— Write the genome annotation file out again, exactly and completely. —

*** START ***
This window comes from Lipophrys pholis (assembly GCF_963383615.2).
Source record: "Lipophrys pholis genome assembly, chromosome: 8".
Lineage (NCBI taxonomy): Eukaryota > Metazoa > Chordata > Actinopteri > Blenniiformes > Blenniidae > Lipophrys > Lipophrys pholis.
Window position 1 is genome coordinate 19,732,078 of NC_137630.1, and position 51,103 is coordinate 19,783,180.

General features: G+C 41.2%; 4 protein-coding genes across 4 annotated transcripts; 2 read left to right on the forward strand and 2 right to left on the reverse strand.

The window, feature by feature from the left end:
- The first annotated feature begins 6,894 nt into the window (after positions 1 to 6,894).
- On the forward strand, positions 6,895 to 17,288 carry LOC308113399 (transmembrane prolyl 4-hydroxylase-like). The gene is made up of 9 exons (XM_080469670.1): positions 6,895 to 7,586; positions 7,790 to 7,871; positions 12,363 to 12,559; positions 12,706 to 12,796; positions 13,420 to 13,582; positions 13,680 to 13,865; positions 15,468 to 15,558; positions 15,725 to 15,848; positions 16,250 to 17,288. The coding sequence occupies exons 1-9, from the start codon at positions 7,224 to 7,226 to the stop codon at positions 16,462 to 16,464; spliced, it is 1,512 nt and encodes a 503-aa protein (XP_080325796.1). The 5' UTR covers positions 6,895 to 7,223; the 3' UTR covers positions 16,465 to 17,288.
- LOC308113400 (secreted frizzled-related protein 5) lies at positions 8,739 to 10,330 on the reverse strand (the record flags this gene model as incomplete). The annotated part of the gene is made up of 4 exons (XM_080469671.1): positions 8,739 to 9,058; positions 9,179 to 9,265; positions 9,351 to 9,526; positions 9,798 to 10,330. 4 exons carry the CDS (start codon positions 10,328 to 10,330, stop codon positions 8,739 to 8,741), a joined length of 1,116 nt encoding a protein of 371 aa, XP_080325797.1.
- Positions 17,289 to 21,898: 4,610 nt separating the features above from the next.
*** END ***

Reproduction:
This window comes from Lipophrys pholis (assembly GCF_963383615.2).
Source record: "Lipophrys pholis genome assembly, chromosome: 8".
Lineage (NCBI taxonomy): Eukaryota > Metazoa > Chordata > Actinopteri > Blenniiformes > Blenniidae > Lipophrys > Lipophrys pholis.
Window position 1 is genome coordinate 19,732,078 of NC_137630.1, and position 51,103 is coordinate 19,783,180.

General features: G+C 41.2%; 4 protein-coding genes across 4 annotated transcripts; 2 read left to right on the forward strand and 2 right to left on the reverse strand.

The window, feature by feature from the left end:
- The first annotated feature begins 6,894 nt into the window (after positions 1 to 6,894).
- On the forward strand, positions 6,895 to 17,288 carry LOC308113399 (transmembrane prolyl 4-hydroxylase-like). The gene is made up of 9 exons (XM_080469670.1): positions 6,895 to 7,586; positions 7,790 to 7,871; positions 12,363 to 12,559; positions 12,706 to 12,796; positions 13,420 to 13,582; positions 13,680 to 13,865; positions 15,468 to 15,558; positions 15,725 to 15,848; positions 16,250 to 17,288. The coding sequence occupies exons 1-9, from the start codon at positions 7,224 to 7,226 to the stop codon at positions 16,462 to 16,464; spliced, it is 1,512 nt and encodes a 503-aa protein (XP_080325796.1). The 5' UTR covers positions 6,895 to 7,223; the 3' UTR covers positions 16,465 to 17,288.
- LOC308113400 (secreted frizzled-related protein 5) lies at positions 8,739 to 10,330 on the reverse strand (the record flags this gene model as incomplete). The annotated part of the gene is made up of 4 exons (XM_080469671.1): positions 8,739 to 9,058; positions 9,179 to 9,265; positions 9,351 to 9,526; positions 9,798 to 10,330. 4 exons carry the CDS (start codon positions 10,328 to 10,330, stop codon positions 8,739 to 8,741), a joined length of 1,116 nt encoding a protein of 371 aa, XP_080325797.1.
- Positions 17,289 to 21,898: 4,610 nt separating the features above from the next.